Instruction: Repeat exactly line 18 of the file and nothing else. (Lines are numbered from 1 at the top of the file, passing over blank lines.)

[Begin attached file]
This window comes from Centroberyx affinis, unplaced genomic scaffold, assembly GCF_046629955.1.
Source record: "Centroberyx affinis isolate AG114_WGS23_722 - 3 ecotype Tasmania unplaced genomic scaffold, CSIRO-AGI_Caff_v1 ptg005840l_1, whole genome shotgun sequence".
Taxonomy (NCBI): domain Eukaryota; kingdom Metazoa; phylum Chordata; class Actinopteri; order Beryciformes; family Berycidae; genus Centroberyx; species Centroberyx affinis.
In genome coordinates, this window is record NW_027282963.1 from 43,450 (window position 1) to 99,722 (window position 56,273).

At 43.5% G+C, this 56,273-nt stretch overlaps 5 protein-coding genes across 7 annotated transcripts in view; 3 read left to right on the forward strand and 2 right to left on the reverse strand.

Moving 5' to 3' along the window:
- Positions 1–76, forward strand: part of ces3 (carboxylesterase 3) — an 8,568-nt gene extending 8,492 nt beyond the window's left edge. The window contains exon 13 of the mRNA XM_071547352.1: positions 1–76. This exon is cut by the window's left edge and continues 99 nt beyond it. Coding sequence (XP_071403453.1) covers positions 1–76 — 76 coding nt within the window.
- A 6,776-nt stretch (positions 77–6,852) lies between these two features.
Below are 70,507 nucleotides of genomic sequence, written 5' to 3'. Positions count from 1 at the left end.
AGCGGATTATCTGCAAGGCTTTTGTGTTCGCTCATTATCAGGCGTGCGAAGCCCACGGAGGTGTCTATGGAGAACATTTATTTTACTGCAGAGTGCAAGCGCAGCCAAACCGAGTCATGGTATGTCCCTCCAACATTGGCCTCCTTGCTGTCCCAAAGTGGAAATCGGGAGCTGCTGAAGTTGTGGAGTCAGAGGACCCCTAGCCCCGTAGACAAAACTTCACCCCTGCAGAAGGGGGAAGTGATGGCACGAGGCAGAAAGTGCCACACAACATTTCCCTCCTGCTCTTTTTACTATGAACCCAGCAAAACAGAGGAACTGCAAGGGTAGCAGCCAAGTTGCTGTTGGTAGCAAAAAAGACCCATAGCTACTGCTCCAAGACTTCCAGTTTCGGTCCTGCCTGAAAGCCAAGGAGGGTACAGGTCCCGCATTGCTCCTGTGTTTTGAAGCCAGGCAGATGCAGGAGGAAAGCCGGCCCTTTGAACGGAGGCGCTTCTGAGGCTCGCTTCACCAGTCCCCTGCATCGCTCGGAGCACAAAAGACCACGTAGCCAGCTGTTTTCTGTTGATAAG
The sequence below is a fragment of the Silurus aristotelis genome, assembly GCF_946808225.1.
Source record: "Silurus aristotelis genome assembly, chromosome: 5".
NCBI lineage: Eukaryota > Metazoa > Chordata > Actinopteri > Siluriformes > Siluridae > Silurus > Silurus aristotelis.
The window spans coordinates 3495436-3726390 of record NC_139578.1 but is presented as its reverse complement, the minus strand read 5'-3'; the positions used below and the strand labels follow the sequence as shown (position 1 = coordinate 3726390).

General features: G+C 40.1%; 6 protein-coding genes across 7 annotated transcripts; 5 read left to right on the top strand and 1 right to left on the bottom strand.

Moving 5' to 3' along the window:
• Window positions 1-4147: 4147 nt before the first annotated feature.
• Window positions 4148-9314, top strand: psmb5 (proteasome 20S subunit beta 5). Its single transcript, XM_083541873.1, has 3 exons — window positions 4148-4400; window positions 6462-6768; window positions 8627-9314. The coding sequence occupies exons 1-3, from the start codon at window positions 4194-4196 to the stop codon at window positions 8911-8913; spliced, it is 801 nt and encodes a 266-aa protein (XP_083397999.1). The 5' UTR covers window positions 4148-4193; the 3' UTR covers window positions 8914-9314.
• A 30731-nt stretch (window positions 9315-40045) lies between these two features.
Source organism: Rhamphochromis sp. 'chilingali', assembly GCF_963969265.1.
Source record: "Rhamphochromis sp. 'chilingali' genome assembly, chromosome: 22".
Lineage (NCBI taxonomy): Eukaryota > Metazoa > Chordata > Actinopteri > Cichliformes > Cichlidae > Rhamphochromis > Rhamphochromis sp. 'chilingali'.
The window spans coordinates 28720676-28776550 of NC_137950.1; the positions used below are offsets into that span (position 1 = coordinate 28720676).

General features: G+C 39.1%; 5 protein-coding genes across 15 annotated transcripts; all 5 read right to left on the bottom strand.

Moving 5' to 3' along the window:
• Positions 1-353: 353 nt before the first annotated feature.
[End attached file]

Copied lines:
• Window positions 4148-9314, top strand: psmb5 (proteasome 20S subunit beta 5). Its single transcript, XM_083541873.1, has 3 exons — window positions 4148-4400; window positions 6462-6768; window positions 8627-9314. The coding sequence occupies exons 1-3, from the start codon at window positions 4194-4196 to the stop codon at window positions 8911-8913; spliced, it is 801 nt and encodes a 266-aa protein (XP_083397999.1). The 5' UTR covers window positions 4148-4193; the 3' UTR covers window positions 8914-9314.